About the AACR Cancer Progress Reports
Research indicates that patients with cancer are at an increased risk for COVID-19 infection and severe disease. In addition, the interruptions caused by the pandemic may contribute to worse cancer-related outcomes in the coming years.
The AACR Report on the Impact of COVID-19 on Cancer Research and Patient Care is a first-of-its-kind report that provides a comprehensive view of the burden of COVID-19 among patients with cancer; the challenges presented by the pandemic in cancer research and patient care; and the changes implemented during the pandemic that have unexpectedly improved research practices and access to care.
With the number of cancer cases diagnosed in the United States rising every year, it is vital that the AACR increases public awareness about cancer and the importance of research for improving health and saving lives from cancer. The annual AACR Cancer Progress Report is a cornerstone of these educational efforts and the AACR’s work to advocate for increased funding for the federal agencies that are vital for fueling progress against cancer—in particular, the National Institutes of Health (NIH), the National Cancer Institute (NCI), and the Food and Drug Administration (FDA).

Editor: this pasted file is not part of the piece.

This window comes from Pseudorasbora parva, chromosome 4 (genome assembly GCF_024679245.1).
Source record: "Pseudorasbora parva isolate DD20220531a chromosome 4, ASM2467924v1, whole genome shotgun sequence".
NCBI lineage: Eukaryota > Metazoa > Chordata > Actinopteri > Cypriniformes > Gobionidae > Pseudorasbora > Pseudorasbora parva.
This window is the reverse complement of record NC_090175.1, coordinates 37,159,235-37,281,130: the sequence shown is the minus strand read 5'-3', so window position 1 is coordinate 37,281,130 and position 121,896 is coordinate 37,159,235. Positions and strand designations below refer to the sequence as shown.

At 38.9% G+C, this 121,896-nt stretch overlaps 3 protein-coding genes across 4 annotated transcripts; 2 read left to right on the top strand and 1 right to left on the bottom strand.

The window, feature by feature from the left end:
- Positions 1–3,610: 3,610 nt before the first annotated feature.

The Report is released in September of each year and highlights advances over the past 12 months in the prevention, detection, diagnosis, and treatment of cancer. It also includes the personal experiences of cancer survivors who have benefited from these advances. Together with the developments described in the report, these survivor stories provide hope for a much brighter future for cancer patients and their loved ones.
The AACR has been a longtime leader in advancing the science of cancer health disparities and the inaugural AACR Cancer Disparities Progress Report is an exciting new initiative with the overarching goal of increasing public understanding of cancer health disparities and of the vital importance of cancer health disparities research to saving lives. The report underscores the need for increased annual federal funding for the government entities that fuel progress against cancer health disparities, in particular, the National Institutes of Health, National Cancer Institute, and Centers for Disease Control and Prevention.